The Greatest Insect Story Ever

A couple of regular readers (ht David and Wendy) recently noted that it’s been a while since I’ve done a “critter post”. (The one on the ivory-billed woodpecker is more of a statistics one.)

Well here’s a doozy for you. Over at NPR, Robert Krulwich recounts the greatest insect story ever.

It has everything: Giant stick insects, 12 cm long, affectionately known as tree lobsters. Driven to extinction when humans bring rats to their home in the South Pacific. But then a handful are rediscovered on a ridiculously precarious island nearby. Living under a single bush.

Well-meaning scientists collect four of the remaining 24 critters for captive breeding. Two perish. Which brings everything down to Adam and Eve at the Melbourne Zoo.

But Eve gets desperately sick. Krulwick then quotes Jane Goodall (yes, that Jane Goodall) on what happened next:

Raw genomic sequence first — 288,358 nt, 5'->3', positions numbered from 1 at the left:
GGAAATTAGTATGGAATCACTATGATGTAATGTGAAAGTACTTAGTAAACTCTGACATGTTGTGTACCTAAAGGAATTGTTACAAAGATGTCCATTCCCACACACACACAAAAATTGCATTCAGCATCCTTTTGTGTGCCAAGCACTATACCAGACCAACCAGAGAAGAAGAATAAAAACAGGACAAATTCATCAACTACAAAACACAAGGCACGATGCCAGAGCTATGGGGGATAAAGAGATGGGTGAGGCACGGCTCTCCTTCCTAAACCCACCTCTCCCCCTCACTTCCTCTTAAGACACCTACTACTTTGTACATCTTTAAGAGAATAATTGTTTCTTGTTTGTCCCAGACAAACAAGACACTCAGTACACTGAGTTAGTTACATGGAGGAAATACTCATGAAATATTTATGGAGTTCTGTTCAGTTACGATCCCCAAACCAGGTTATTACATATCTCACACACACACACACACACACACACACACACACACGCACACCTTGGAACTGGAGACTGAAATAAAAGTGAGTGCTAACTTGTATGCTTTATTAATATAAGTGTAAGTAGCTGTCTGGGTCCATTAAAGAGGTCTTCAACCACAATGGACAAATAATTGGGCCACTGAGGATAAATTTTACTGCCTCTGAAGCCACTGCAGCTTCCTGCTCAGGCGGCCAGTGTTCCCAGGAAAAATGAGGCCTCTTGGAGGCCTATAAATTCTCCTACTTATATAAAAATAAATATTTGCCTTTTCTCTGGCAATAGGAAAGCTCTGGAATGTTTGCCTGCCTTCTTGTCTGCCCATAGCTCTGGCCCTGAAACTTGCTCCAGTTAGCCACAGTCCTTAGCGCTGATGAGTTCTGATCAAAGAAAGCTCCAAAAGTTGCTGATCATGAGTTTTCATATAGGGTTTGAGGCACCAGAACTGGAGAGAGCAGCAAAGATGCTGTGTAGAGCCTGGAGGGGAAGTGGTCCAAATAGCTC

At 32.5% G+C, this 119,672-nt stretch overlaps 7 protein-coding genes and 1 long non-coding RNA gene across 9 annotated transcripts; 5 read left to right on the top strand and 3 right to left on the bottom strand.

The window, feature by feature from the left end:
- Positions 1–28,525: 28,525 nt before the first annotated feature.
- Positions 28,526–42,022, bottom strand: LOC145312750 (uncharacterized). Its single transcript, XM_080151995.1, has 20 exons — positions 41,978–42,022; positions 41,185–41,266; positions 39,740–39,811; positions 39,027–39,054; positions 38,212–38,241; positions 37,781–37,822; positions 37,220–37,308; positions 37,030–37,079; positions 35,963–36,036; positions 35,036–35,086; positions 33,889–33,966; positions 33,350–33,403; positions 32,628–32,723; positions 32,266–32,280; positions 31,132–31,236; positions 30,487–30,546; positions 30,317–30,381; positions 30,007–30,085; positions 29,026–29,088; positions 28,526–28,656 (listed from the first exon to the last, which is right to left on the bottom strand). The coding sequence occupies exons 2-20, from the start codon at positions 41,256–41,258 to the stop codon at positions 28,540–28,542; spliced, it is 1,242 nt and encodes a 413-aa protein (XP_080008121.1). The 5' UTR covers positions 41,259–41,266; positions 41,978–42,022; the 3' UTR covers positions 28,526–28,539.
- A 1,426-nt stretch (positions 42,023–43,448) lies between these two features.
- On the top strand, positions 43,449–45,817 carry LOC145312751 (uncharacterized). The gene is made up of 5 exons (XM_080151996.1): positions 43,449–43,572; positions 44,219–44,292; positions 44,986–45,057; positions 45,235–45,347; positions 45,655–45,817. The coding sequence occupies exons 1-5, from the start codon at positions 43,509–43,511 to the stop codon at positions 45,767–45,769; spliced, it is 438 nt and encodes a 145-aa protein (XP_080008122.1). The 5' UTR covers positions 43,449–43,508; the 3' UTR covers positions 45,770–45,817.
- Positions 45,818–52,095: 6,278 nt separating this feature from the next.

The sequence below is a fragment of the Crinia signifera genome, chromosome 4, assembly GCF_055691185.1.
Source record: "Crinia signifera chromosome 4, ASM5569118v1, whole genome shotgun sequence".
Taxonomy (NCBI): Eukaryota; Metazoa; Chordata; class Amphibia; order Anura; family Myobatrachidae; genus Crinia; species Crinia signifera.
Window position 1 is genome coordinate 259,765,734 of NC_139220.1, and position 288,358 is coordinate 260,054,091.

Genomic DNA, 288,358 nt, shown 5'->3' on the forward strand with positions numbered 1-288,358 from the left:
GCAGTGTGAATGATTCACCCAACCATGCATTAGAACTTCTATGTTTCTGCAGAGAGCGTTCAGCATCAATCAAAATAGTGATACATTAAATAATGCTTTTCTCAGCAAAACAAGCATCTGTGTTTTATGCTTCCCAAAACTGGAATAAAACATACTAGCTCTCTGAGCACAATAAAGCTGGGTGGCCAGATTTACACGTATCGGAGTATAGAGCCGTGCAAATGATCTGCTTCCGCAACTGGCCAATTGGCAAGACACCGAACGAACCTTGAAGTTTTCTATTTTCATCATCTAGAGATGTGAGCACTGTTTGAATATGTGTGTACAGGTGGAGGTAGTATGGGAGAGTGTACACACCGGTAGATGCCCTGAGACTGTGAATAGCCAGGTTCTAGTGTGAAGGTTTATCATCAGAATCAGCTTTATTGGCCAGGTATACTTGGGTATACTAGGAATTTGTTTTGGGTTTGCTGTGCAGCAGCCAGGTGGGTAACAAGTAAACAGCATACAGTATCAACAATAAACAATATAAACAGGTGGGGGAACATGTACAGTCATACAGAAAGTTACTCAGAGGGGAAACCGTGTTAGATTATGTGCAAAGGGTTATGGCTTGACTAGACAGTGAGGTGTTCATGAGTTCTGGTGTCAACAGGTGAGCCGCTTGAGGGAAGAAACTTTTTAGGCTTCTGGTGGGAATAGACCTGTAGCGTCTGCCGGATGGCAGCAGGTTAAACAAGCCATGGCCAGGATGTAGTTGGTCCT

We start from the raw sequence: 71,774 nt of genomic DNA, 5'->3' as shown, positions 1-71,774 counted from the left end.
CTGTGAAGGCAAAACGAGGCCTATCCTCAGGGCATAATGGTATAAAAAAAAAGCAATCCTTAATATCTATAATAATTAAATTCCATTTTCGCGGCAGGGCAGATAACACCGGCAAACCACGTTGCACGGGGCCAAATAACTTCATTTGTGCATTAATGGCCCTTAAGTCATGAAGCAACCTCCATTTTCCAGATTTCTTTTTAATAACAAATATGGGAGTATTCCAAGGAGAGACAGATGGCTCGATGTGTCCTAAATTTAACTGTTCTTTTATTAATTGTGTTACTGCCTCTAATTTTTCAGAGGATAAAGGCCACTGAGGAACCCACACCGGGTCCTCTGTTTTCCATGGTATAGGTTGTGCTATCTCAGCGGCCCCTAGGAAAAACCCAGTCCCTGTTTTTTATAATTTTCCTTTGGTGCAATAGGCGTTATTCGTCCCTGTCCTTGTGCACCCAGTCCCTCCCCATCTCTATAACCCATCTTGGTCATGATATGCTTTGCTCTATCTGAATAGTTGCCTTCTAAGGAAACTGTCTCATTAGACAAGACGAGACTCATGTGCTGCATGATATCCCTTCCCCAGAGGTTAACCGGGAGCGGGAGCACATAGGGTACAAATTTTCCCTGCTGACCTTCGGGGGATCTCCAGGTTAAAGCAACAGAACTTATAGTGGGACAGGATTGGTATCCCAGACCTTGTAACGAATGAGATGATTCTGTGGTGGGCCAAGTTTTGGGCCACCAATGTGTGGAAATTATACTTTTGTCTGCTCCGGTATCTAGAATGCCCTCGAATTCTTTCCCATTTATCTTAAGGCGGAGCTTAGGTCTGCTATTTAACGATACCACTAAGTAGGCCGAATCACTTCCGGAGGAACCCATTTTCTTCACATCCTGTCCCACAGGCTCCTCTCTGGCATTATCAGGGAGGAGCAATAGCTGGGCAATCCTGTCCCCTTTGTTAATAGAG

“Eve became very, very sick. Patrick [a scientist] … worked every night for a month desperately trying to cure her. … Eventually, based on gut instinct, Patrick concocted a mixture that included calcium and nectar and fed it to his patient, drop by drop, as she lay curled up in his hand.”

Thanks to that TLC, Eve recovers, and the world’s zoos start filling with new giant sticks. And what happens to Adam and Eve? Well, again according to Goodall: “they sleep at night, …, the male with three of his legs protectively over the female beside him.”

So there you have it. Giant, pair-bonding, spooning insects back from extinction. Well worth a read.

2 thoughts on “The Greatest Insect Story Ever”

  1. How amazing would it feel to be Patrick (forever with a capital P for sure), the guy who saved an entire species from extinction?

Comments are closed.